The heart contracts thanks to specialized cellular structures that generate electrical impulses and regulate their distribution in the heart itself. Under normal conditions, the electrical impulse originates in the atrial sinus node, propagates in the atria and reaches the atrioventricular node, which is the only way of electrical communication between atria and ventricles; from here the impulse passes to the His bundle and to the intraventricular conduction system.
Nodal re-entry tachycardia (NRT) is the most common type of supraventricular tachycardia (SVT). It is often also described with the non-specific term of paroxysmal supraventricular tachycardia. With advances in electrophysiology, more specific nomenclatures based on the re-entry mechanism have been proposed. The NRT represents 60% of all supraventricular tachycardias, showing a more pronounced prevalence in young adults and in the female sex.
Nodal re-entry tachycardia is characterized by arrhythmic episodes with sudden onset and remission. The episodes have a duration ranging from a few seconds to days, and, in the absence of other cardiac pathologies that compromise its functionality, it is usually well tolerated. The most common symptoms include palpitations, nervousness, anxiety, lightheadedness, dizziness, chest pain, and dyspnea. A polyuria can occur after the termination of the arrhythmia due to the release of atrial natriuretic factor. Although NRT generally has a benign course, it can cause or worsen heart failure in patients with reduced left ventricular function, as well as cause angina or myocardial infarction in patients with coronary artery disease. Syncope can occur in patients with a very rapid ventricular response or with prolonged tachycardia due to poor ventricular filling, resulting in reduced cardiac output, hypotension, and reduced brain perfusion. However, it can also occur due to transient asystole at the end of tachycardia, due to tachycardia-induced sinus node depression.
The AV node in patients with NRT behaves functionally as if it were made up of two distinct ways through which the impulse can travel. The two pathways (alpha and beta) differ from each other by their electrophysiological characteristics. The alpha, or slow path, usually has a relatively short effective refractory period (ERP) and leads slowly. The beta, or rapid pathway, instead has a relatively long effective refractory period and a higher conduction velocity. This condition is known as nodal conduction duplicity. In patients with nodal conduction duplication, a normal sinus beat will be conducted to the ventricles via the beta, or rapid, path of the AV node, as this leads faster than the alpha pathway. Otherwise, a sufficiently early atrial impulse can reach the AV node when the beta, or rapid, pathway is still refractory, due to the effect of conduction from the previous beat, and can therefore be conducted to the ventricles only through the alpha, or slow, pathway. In this case, the impulse will be conducted through the AV node with a modest delay compared to a normal beat, due to the lower conduction speed of the beta, or slow, path. This phenomenon occurs on the surface ECG with prolongation of the PR interval following an atrial extrasystole. If the delay in the propagation of the impulse produced by conduction through the slow path is such that it reaches the distal portion of the node when the beta, or rapid, path has regained its ability to conduct (i.e. it has reached the end of the refractory period), it will be able to travel retrogradely the fast way, giving rise to an atrial echo beat. This echo beat can behave like the initial atrial impulse and repeat the conduction cycle in an antegrade direction through the slow path and retrograde through the rapid path giving rise to a re-entry mechanism through the AV node.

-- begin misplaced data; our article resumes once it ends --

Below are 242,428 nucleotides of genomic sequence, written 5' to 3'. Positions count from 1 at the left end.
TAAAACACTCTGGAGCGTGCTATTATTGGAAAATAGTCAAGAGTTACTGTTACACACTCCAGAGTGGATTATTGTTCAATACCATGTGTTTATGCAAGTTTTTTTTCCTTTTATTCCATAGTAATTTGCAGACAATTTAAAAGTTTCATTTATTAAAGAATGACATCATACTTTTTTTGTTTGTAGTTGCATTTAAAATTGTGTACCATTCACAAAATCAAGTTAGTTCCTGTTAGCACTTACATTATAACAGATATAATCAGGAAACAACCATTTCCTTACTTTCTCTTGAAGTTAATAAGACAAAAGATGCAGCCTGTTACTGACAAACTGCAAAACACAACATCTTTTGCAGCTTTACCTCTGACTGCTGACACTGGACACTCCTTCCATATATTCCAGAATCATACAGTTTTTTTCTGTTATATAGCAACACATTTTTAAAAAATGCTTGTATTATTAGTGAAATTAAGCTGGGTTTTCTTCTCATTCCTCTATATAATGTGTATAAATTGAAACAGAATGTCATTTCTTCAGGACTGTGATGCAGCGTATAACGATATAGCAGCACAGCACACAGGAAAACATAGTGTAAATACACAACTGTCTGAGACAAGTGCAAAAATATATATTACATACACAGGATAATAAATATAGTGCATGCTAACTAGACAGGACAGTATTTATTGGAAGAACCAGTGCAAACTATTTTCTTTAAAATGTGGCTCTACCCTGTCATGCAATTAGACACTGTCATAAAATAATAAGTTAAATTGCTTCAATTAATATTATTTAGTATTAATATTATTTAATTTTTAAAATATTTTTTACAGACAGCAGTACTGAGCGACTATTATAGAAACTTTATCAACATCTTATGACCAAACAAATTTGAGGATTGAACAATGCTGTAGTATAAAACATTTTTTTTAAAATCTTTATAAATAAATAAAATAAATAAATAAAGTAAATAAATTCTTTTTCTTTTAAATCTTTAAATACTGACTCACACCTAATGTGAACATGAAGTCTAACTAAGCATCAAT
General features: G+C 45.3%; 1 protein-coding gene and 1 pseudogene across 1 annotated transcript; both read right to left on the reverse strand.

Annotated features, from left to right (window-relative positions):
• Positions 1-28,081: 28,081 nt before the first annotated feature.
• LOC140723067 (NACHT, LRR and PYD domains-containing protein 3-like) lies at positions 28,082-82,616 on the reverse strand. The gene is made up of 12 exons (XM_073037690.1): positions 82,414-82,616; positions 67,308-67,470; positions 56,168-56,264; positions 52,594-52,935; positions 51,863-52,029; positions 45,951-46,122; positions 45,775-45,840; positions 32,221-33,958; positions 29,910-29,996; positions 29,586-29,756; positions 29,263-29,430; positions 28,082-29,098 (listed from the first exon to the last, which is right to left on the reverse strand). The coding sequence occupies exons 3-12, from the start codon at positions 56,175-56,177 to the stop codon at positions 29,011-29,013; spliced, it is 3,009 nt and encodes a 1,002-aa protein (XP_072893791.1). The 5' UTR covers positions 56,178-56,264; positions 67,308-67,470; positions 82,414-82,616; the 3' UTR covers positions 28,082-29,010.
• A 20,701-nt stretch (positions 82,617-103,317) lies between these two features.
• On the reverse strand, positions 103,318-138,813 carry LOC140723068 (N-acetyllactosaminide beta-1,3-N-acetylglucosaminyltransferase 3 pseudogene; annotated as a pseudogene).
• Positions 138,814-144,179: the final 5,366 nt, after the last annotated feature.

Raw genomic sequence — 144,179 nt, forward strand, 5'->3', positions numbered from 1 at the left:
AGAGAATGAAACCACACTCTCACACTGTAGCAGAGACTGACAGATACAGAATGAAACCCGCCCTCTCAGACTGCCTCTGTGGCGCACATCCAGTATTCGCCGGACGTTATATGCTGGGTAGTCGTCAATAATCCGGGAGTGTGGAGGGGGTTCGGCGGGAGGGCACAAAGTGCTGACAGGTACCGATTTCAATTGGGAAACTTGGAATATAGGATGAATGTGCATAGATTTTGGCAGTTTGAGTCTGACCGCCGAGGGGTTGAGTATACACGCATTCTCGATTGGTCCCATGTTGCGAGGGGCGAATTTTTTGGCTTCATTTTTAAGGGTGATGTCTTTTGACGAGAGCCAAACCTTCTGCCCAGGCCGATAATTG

The management of an acute attack depends on the symptoms, the presence of cardiac pathologies, and the evolution of previous arrhythmic episodes. Simply resting, reassuring the patient, and sedation can end the arrhythmia. In any case, before approaching drug therapy, some vagal maneuvers should be tried (carotid sinus massage, face immersion in cold water, Valsalva maneuver). Sometimes, however, vagal maneuvers are not so simple to implement and also should not be attempted in case of hypotension. Drugs that can be used to end an arrhythmic episode include adenosine, calcium channel blockers, beta blockers, and digitalis. Electrical cardioversion is applied in case of compromised hemodynamic status of the patient or in case the pharmacological cardioversion has not been successful. Competitive atrial or ventricular pacing can also be useful, in particular, when electrical cardioversion is contraindicated (for example when high doses of digitalis have been administered). Prophylactic therapy is necessary if the patient is very symptomatic or the episodes are very frequent and prolonged. Currently, however, the gold standard for NRT therapy is transcatheter ablation by radiofrequencies.
Paroxysmal Supraventricular Tachycardia Caused by 1:2 Atrioventricular Conduction in the Presence Of Dual Atrioventricular Nodal PathwaysAureliano Fraticelli, Gabriele Saccomanno, Carlo Pappone and Giuseppe Oreto Journal of Electrocardiology Vol. 32 No. 4 1999